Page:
The door opened into the sitting-room that had a low roof of plaster and big oak beams. There I found my mother kneeling by the table upon which food was set for breakfast: fried herrings, cold meat, and a jug of ale. She was saying her prayers after her custom, being very religious though in a new fashion, since she was a follower of a preacher called Wycliffe, who troubled the Church in those days. She seemed to have gone to sleep at her prayers, and I watched her for a moment, hesitating to waken her. My mother, as even then I noted, was a very handsome woman, though old, for I was born when she had been married twenty years or more, with white hair and well-cut features that showed the good blood of which she came, for she was better bred than my father and quarrelled with her kin to marry him.

At the sound of my footsteps she woke up and saw me.

“Strange,” she said, “I slept at my prayers who did so little last night, as has become a habit with me when you are out a-fishing, for which God forgive me, and dreamed that there was some trouble forward. Scold me not, Hubert, for when the sea has taken the father and two sons, it is scarcely wonderful that I should be fearful for the last of my blood. Help me to rise, Hubert, for this water seems to gather in my limbs and makes them heavy. One day, the leech says, it will get to the heart and then all will be over.”

I obeyed, first kissing her on the brow, and when she was seated in her armed chair by the table, I said,

“You dream too well, Mother. There is trouble. Hark! St. Clement’s bells are talking of it. The French come to visit Hastings. I know for I sailed through their fleet just after dawn.”

“Is it so?” she asked quietly. “I feared worse. I feared lest the dream meant that you had gone to join your brothers in the deep. Well, the French are not here yet, as thank God you are. So eat and drink, for we of England fight best on full bellies.”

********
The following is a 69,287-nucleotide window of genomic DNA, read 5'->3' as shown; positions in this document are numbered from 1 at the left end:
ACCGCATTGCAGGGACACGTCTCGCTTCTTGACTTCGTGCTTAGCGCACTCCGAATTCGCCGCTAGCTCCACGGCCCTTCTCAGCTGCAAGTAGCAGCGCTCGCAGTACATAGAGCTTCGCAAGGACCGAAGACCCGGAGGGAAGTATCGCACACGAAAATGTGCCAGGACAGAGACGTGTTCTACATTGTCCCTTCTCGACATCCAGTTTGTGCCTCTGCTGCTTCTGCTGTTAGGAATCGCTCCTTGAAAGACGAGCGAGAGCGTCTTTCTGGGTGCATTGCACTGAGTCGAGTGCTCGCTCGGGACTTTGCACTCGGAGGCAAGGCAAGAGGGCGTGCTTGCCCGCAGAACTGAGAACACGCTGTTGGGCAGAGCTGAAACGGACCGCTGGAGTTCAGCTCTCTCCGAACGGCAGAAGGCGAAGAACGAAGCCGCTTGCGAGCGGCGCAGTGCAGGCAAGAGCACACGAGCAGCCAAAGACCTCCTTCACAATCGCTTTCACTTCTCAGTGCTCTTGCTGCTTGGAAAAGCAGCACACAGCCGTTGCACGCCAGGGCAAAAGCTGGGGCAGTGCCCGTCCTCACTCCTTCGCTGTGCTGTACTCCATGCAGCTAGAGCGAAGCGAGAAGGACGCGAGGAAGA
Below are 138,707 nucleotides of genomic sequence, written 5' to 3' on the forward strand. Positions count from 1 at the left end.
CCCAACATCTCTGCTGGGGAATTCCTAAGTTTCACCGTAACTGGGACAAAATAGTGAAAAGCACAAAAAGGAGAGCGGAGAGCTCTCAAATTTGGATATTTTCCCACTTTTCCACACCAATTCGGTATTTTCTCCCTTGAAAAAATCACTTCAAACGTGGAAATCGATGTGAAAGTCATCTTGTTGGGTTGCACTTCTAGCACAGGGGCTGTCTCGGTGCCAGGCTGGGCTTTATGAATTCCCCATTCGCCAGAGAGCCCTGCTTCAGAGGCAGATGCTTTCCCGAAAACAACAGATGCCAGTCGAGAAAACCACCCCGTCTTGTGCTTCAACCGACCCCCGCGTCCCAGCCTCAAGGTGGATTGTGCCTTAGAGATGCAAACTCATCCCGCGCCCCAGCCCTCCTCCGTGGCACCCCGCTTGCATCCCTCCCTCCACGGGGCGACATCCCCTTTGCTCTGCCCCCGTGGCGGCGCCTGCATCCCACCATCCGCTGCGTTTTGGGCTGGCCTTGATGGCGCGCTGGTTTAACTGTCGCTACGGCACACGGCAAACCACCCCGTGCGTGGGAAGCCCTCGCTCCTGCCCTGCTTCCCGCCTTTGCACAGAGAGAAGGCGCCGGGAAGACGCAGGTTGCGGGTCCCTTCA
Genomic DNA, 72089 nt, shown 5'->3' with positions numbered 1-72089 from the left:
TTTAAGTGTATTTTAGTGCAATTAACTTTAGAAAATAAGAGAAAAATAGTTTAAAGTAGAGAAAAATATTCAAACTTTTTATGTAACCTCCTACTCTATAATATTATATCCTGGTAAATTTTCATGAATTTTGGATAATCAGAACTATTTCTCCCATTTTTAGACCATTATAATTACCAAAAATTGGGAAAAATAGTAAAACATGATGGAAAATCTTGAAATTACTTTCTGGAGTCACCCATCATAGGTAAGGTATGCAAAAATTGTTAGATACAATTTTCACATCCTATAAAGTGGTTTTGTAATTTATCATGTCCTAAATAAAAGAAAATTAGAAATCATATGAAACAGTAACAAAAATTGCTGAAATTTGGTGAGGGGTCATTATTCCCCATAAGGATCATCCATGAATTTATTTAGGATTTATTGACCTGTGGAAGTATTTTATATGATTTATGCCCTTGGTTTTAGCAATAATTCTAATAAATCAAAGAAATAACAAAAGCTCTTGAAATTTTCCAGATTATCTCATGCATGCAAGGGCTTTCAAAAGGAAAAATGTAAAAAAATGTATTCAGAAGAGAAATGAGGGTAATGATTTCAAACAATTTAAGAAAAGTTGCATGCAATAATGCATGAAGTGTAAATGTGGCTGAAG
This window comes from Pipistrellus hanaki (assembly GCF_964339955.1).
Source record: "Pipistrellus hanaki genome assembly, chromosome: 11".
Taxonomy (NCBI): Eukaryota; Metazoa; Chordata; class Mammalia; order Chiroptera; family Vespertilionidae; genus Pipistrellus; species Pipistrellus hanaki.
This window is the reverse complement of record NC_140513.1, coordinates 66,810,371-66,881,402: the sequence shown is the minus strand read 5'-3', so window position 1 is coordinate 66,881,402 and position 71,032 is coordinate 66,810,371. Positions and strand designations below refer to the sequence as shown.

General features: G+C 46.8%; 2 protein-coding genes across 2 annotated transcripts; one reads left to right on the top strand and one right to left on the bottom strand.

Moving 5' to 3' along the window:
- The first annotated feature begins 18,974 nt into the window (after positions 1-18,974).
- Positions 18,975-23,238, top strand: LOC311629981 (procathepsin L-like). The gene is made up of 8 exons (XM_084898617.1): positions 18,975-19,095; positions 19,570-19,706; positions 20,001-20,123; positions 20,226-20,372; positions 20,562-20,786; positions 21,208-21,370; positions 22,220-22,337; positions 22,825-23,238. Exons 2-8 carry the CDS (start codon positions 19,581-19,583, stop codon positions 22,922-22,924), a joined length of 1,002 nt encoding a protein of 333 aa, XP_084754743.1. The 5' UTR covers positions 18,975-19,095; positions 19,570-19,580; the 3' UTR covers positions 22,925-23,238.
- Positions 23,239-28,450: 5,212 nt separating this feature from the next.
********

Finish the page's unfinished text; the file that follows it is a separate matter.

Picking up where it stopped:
Again I obeyed who was very hungry after that long night and needed food and ale, and as I swallowed them we heard the sound of folk shouting and running.

“You are in haste, Hubert, to join the others on the quay and send a Frenchman or two to hell with that big bow of yours?” she said inquiringly.

“Nay,” I answered, “I am in haste to get you out of this town, which I fear may be burnt. There is a certain cave up yonder by the Minnes Rock where I think you might lie safe, Mother.”

“It has come down to me from my fathers, Hubert, that it was never the fashion of the women of the north to keep their men to shield them when duty called them otherwhere. I am helpless in my limbs and heavy, and cannot climb, or be borne up yonder hill to any cave. Here I stop where I have dwelt these five-and-forty years, to live or die as God pleases. Get you to your duty, man. Stay. Call those wenches and bid them fly inland to their folk, out Burwash way. They are young and fleet of foot, and no Frenchman will catch them.”

I summoned the girls who were staring, white-faced, from the attic window- place. In three minutes they were gone, though it is true that one of them, the braver, wished to bide with her mistress.

I watched them start up the street with other fugitives who were pouring out of Hastings, and came back to my mother. As I did so a great shout told me that the French fleet had been sighted.

“Hubert,” she said, “take this key and go to the oak chest in my sleeping room, lift out the linen at the top and bring me that which lies wrapped in cloth beneath.”

I did so, returning with a bundle that was long and thin. With a knife she cut the string that tied it. Within were a bag of money and a sword in an ancient scabbard covered with a rough skin which I took to be that of a shark, which scabbard in parts was inlaid with gold.

“Draw it,” said my mother.